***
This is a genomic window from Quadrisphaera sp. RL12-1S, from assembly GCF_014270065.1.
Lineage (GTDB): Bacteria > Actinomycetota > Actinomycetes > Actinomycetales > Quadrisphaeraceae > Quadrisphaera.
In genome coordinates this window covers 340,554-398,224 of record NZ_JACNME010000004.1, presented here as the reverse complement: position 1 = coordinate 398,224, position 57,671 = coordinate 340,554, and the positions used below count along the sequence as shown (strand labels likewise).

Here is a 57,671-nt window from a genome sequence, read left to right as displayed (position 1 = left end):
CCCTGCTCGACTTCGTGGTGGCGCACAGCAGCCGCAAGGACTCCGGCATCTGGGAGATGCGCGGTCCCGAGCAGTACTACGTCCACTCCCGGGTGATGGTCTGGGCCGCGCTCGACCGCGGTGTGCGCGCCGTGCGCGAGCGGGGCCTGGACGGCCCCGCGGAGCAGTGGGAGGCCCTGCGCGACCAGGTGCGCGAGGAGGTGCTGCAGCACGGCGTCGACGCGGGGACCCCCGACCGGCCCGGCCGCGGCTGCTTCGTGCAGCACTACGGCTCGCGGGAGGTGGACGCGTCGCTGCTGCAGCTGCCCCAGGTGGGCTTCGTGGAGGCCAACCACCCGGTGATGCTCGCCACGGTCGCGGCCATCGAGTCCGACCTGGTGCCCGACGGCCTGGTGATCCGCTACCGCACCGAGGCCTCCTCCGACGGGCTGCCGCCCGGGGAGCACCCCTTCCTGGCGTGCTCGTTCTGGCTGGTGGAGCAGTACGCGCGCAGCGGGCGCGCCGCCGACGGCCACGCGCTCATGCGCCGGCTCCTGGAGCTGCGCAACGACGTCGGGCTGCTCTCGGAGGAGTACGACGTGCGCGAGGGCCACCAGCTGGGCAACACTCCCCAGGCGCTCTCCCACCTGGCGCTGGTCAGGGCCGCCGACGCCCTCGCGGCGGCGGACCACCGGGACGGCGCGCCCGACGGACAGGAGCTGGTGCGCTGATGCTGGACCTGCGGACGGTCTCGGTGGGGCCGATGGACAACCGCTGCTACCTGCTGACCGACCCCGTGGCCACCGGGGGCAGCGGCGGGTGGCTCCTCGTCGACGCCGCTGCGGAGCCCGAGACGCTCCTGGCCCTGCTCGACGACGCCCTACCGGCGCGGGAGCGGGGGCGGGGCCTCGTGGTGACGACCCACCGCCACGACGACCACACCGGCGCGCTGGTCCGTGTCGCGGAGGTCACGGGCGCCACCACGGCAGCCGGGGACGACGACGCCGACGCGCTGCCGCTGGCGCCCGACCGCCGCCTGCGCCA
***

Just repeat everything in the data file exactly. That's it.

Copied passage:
This is a genomic window from Quadrisphaera sp. RL12-1S, from assembly GCF_014270065.1.
Lineage (GTDB): Bacteria > Actinomycetota > Actinomycetes > Actinomycetales > Quadrisphaeraceae > Quadrisphaera.
In genome coordinates this window covers 340,554-398,224 of record NZ_JACNME010000004.1, presented here as the reverse complement: position 1 = coordinate 398,224, position 57,671 = coordinate 340,554, and the positions used below count along the sequence as shown (strand labels likewise).

Here is a 57,671-nt window from a genome sequence, read left to right as displayed (position 1 = left end):
CCCTGCTCGACTTCGTGGTGGCGCACAGCAGCCGCAAGGACTCCGGCATCTGGGAGATGCGCGGTCCCGAGCAGTACTACGTCCACTCCCGGGTGATGGTCTGGGCCGCGCTCGACCGCGGTGTGCGCGCCGTGCGCGAGCGGGGCCTGGACGGCCCCGCGGAGCAGTGGGAGGCCCTGCGCGACCAGGTGCGCGAGGAGGTGCTGCAGCACGGCGTCGACGCGGGGACCCCCGACCGGCCCGGCCGCGGCTGCTTCGTGCAGCACTACGGCTCGCGGGAGGTGGACGCGTCGCTGCTGCAGCTGCCCCAGGTGGGCTTCGTGGAGGCCAACCACCCGGTGATGCTCGCCACGGTCGCGGCCATCGAGTCCGACCTGGTGCCCGACGGCCTGGTGATCCGCTACCGCACCGAGGCCTCCTCCGACGGGCTGCCGCCCGGGGAGCACCCCTTCCTGGCGTGCTCGTTCTGGCTGGTGGAGCAGTACGCGCGCAGCGGGCGCGCCGCCGACGGCCACGCGCTCATGCGCCGGCTCCTGGAGCTGCGCAACGACGTCGGGCTGCTCTCGGAGGAGTACGACGTGCGCGAGGGCCACCAGCTGGGCAACACTCCCCAGGCGCTCTCCCACCTGGCGCTGGTCAGGGCCGCCGACGCCCTCGCGGCGGCGGACCACCGGGACGGCGCGCCCGACGGACAGGAGCTGGTGCGCTGATGCTGGACCTGCGGACGGTCTCGGTGGGGCCGATGGACAACCGCTGCTACCTGCTGACCGACCCCGTGGCCACCGGGGGCAGCGGCGGGTGGCTCCTCGTCGACGCCGCTGCGGAGCCCGAGACGCTCCTGGCCCTGCTCGACGACGCCCTACCGGCGCGGGAGCGGGGGCGGGGCCTCGTGGTGACGACCCACCGCCACGACGACCACACCGGCGCGCTGGTCCGTGTCGCGGAGGTCACGGGCGCCACCACGGCAGCCGGGGACGACGACGCCGACGCGCTGCCGCTGGCGCCCGACCGCCGCCTGCGCCA